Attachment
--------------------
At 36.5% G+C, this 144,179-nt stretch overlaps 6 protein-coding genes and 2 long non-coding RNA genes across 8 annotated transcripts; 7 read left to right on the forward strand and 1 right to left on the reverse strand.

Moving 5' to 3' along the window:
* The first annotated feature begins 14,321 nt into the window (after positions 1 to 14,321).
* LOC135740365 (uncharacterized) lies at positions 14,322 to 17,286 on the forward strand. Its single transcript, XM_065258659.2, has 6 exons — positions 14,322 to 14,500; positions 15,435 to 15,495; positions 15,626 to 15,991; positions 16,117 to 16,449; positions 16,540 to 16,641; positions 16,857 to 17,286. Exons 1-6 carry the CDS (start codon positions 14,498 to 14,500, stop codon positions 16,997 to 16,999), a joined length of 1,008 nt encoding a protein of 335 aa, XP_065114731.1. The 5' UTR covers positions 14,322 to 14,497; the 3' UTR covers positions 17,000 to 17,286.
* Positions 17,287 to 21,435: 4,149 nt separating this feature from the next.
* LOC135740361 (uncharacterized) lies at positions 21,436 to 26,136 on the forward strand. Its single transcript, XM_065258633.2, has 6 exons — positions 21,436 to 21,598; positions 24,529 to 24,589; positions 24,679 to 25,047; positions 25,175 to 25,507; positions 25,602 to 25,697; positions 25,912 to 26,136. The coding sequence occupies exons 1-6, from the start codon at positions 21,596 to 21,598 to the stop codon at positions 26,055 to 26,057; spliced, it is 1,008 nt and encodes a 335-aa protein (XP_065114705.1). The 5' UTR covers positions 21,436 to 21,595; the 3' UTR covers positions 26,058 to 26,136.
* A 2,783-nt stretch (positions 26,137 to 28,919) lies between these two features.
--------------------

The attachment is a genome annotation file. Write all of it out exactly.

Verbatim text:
At 36.5% G+C, this 144,179-nt stretch overlaps 6 protein-coding genes and 2 long non-coding RNA genes across 8 annotated transcripts; 7 read left to right on the forward strand and 1 right to left on the reverse strand.

Moving 5' to 3' along the window:
* The first annotated feature begins 14,321 nt into the window (after positions 1 to 14,321).
* LOC135740365 (uncharacterized) lies at positions 14,322 to 17,286 on the forward strand. Its single transcript, XM_065258659.2, has 6 exons — positions 14,322 to 14,500; positions 15,435 to 15,495; positions 15,626 to 15,991; positions 16,117 to 16,449; positions 16,540 to 16,641; positions 16,857 to 17,286. Exons 1-6 carry the CDS (start codon positions 14,498 to 14,500, stop codon positions 16,997 to 16,999), a joined length of 1,008 nt encoding a protein of 335 aa, XP_065114731.1. The 5' UTR covers positions 14,322 to 14,497; the 3' UTR covers positions 17,000 to 17,286.
* Positions 17,287 to 21,435: 4,149 nt separating this feature from the next.
* LOC135740361 (uncharacterized) lies at positions 21,436 to 26,136 on the forward strand. Its single transcript, XM_065258633.2, has 6 exons — positions 21,436 to 21,598; positions 24,529 to 24,589; positions 24,679 to 25,047; positions 25,175 to 25,507; positions 25,602 to 25,697; positions 25,912 to 26,136. The coding sequence occupies exons 1-6, from the start codon at positions 21,596 to 21,598 to the stop codon at positions 26,055 to 26,057; spliced, it is 1,008 nt and encodes a 335-aa protein (XP_065114705.1). The 5' UTR covers positions 21,436 to 21,595; the 3' UTR covers positions 26,058 to 26,136.
* A 2,783-nt stretch (positions 26,137 to 28,919) lies between these two features.